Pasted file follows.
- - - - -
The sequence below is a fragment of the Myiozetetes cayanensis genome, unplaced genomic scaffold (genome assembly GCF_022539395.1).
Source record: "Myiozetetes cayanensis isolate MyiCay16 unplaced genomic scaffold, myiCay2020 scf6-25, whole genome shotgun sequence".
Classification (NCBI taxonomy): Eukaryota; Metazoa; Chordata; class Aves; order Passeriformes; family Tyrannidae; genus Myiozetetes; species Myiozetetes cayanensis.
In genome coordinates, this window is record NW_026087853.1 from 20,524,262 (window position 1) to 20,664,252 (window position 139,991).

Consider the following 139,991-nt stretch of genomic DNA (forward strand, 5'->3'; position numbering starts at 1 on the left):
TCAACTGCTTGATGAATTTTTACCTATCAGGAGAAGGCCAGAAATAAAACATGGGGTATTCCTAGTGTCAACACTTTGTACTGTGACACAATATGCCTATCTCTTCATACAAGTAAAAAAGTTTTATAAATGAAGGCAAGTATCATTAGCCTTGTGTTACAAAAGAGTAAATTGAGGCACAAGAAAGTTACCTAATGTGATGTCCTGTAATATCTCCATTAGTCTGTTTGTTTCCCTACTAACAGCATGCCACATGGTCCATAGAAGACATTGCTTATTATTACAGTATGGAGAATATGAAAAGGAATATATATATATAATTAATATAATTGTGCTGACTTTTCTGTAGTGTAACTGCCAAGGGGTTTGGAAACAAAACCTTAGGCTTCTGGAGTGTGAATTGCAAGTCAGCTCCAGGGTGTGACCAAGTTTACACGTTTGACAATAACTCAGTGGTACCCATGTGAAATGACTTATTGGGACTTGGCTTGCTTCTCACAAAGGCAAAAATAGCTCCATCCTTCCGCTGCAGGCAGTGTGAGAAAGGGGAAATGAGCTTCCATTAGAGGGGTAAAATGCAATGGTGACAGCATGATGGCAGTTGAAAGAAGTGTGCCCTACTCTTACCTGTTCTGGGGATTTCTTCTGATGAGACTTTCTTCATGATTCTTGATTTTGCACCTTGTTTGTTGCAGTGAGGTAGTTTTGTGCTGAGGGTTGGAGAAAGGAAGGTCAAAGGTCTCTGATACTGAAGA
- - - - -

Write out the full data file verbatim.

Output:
The sequence below is a fragment of the Myiozetetes cayanensis genome, unplaced genomic scaffold (genome assembly GCF_022539395.1).
Source record: "Myiozetetes cayanensis isolate MyiCay16 unplaced genomic scaffold, myiCay2020 scf6-25, whole genome shotgun sequence".
Classification (NCBI taxonomy): Eukaryota; Metazoa; Chordata; class Aves; order Passeriformes; family Tyrannidae; genus Myiozetetes; species Myiozetetes cayanensis.
In genome coordinates, this window is record NW_026087853.1 from 20,524,262 (window position 1) to 20,664,252 (window position 139,991).

Consider the following 139,991-nt stretch of genomic DNA (forward strand, 5'->3'; position numbering starts at 1 on the left):
TCAACTGCTTGATGAATTTTTACCTATCAGGAGAAGGCCAGAAATAAAACATGGGGTATTCCTAGTGTCAACACTTTGTACTGTGACACAATATGCCTATCTCTTCATACAAGTAAAAAAGTTTTATAAATGAAGGCAAGTATCATTAGCCTTGTGTTACAAAAGAGTAAATTGAGGCACAAGAAAGTTACCTAATGTGATGTCCTGTAATATCTCCATTAGTCTGTTTGTTTCCCTACTAACAGCATGCCACATGGTCCATAGAAGACATTGCTTATTATTACAGTATGGAGAATATGAAAAGGAATATATATATATAATTAATATAATTGTGCTGACTTTTCTGTAGTGTAACTGCCAAGGGGTTTGGAAACAAAACCTTAGGCTTCTGGAGTGTGAATTGCAAGTCAGCTCCAGGGTGTGACCAAGTTTACACGTTTGACAATAACTCAGTGGTACCCATGTGAAATGACTTATTGGGACTTGGCTTGCTTCTCACAAAGGCAAAAATAGCTCCATCCTTCCGCTGCAGGCAGTGTGAGAAAGGGGAAATGAGCTTCCATTAGAGGGGTAAAATGCAATGGTGACAGCATGATGGCAGTTGAAAGAAGTGTGCCCTACTCTTACCTGTTCTGGGGATTTCTTCTGATGAGACTTTCTTCATGATTCTTGATTTTGCACCTTGTTTGTTGCAGTGAGGTAGTTTTGTGCTGAGGGTTGGAGAAAGGAAGGTCAAAGGTCTCTGATACTGAAGA